Monday, August 17, 2015

Book review: The Pilgrim by Davis Bunn


She was just a pilgrim, about to make a pilgrimage from Caesarea to Jerusalem, on foot.  Then why did an army meet her in the harbor?  Why did she have an assassin tracking her?

Helena, former wife of a Roman emperor, mother of Constantine, was a Christian, and an outcast.  The story of her pilgrimage is historically based, at a time when persecution of Christians was the law of the land in ancient Rome.

As she journeys with her small entourage, they must learn to trust each other.  More importantly, they must learn to trust in God in ways they had never needed to before.  As Helena makes this spiritual journey, it is a spiritual journey for the reader as well.  Lessons of trust, forgiveness, and compassion endear the characters to the reader.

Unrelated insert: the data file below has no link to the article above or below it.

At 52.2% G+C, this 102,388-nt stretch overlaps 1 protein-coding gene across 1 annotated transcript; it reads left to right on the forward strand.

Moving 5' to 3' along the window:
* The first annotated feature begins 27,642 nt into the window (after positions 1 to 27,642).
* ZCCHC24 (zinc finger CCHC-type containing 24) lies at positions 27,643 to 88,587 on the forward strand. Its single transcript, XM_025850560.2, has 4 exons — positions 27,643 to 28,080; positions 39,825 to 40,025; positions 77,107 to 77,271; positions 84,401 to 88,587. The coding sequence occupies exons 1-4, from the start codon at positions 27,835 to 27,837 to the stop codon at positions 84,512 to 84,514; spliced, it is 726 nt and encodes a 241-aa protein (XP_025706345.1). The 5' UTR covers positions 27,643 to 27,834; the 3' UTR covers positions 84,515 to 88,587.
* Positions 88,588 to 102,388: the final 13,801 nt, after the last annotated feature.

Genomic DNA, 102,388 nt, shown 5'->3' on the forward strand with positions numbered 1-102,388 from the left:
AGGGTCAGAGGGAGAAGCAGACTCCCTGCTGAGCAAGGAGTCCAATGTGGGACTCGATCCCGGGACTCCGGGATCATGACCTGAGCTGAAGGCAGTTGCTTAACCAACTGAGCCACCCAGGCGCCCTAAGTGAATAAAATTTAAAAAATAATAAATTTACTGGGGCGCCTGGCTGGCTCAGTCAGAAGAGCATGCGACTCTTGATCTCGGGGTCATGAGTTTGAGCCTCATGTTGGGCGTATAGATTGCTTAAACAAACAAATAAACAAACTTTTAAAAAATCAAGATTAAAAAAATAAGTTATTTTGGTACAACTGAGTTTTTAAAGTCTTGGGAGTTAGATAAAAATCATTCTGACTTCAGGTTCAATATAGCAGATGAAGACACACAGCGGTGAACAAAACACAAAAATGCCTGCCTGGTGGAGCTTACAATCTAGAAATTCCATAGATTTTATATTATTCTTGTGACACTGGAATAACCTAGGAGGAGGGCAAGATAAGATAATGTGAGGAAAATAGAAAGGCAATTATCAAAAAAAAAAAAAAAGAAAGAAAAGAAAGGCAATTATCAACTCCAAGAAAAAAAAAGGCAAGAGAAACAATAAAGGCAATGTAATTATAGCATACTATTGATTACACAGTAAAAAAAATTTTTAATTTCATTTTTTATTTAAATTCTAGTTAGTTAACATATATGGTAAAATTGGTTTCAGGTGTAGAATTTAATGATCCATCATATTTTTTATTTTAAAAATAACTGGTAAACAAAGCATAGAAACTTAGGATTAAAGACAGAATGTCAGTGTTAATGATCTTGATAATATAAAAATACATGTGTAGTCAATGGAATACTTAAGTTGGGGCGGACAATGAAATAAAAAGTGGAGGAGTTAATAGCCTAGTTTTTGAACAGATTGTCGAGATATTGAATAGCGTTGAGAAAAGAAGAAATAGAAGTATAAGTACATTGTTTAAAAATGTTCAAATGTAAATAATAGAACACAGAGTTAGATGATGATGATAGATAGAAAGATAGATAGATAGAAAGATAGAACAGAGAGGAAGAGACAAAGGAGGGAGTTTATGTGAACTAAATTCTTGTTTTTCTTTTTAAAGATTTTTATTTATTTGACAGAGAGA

This is not a long story, but I was fully involved in it.  I did not know much about this period of history, so it was exciting to watch the events unfold.  I highly recommend this book to those who enjoy history, Church history, and stories of faith.  I received a copy of this book from the publisher, Franciscan Media, in exchange for an honest review, which I have given.


About the author:


Davis Bunn is an award-winning novelist with total worldwide sales of seven million copies.

His work has been published in twenty languages, and critical acclaim includes four Christy Awards for excellence in fiction and his 2014 induction into the Christy Hall of Fame.


Davis divides his time between Florida and England where he serves as Writer In Residence at Regent’s Park College at the University of Oxford.  Visit Davis at http://www.davisbunn.com.

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